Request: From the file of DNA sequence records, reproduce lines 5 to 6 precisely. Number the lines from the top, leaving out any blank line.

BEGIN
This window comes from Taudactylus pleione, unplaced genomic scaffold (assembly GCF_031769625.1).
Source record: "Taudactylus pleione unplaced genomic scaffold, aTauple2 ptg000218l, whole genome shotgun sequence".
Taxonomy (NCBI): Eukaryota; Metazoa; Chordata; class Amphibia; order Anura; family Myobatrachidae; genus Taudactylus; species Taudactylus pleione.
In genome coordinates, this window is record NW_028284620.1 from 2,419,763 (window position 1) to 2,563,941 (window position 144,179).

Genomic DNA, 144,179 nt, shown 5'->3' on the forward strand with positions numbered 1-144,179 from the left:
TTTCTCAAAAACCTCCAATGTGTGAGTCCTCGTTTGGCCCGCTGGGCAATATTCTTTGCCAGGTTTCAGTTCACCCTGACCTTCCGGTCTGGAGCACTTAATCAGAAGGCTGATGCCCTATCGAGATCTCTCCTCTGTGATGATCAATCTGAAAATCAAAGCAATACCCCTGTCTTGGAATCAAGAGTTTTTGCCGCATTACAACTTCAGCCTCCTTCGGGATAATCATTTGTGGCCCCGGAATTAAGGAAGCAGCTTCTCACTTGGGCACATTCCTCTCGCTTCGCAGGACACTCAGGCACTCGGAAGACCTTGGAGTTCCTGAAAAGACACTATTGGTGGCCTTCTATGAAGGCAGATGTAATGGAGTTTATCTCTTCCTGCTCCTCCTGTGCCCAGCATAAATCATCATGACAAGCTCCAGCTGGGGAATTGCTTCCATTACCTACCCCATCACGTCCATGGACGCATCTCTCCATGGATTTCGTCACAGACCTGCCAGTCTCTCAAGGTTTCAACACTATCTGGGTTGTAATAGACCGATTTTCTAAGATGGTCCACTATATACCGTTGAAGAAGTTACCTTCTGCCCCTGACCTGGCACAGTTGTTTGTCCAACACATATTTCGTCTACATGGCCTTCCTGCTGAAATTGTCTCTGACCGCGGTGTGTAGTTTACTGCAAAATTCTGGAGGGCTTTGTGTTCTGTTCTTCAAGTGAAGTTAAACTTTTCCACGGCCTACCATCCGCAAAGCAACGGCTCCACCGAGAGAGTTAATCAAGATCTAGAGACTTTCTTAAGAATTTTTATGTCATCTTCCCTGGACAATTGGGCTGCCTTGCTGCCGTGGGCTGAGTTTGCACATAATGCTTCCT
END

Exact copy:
Genomic DNA, 144,179 nt, shown 5'->3' on the forward strand with positions numbered 1-144,179 from the left:
TTTCTCAAAAACCTCCAATGTGTGAGTCCTCGTTTGGCCCGCTGGGCAATATTCTTTGCCAGGTTTCAGTTCACCCTGACCTTCCGGTCTGGAGCACTTAATCAGAAGGCTGATGCCCTATCGAGATCTCTCCTCTGTGATGATCAATCTGAAAATCAAAGCAATACCCCTGTCTTGGAATCAAGAGTTTTTGCCGCATTACAACTTCAGCCTCCTTCGGGATAATCATTTGTGGCCCCGGAATTAAGGAAGCAGCTTCTCACTTGGGCACATTCCTCTCGCTTCGCAGGACACTCAGGCACTCGGAAGACCTTGGAGTTCCTGAAAAGACACTATTGGTGGCCTTCTATGAAGGCAGATGTAATGGAGTTTATCTCTTCCTGCTCCTCCTGTGCCCAGCATAAATCATCATGACAAGCTCCAGCTGGGGAATTGCTTCCATTACCTACCCCATCACGTCCATGGACGCATCTCTCCATGGATTTCGTCACAGACCTGCCAGTCTCTCAAGGTTTCAACACTATCTGGGTTGTAATAGACCGATTTTCTAAGATGGTCCACTATATACCGTTGAAGAAGTTACCTTCTGCCCCTGACCTGGCACAGTTGTTTGTCCAACACATATTTCGTCTACATGGCCTTCCTGCTGAAATTGTCTCTGACCGCGGTGTGTAGTTTACTGCAAAATTCTGGAGGGCTTTGTGTTCTGTTCTTCAAGTGAAGTTAAACTTTTCCACGGCCTACCATCCGCAAAGCAACGGCTCCACCGAGAGAGTTAATCAAGATCTAGAGACTTTCTTAAGAATTTTTATGTCATCTTCCCTGGACAATTGGGCTGCCTTGCTGCCGTGGGCTGAGTTTGCACATAATGCTTCCT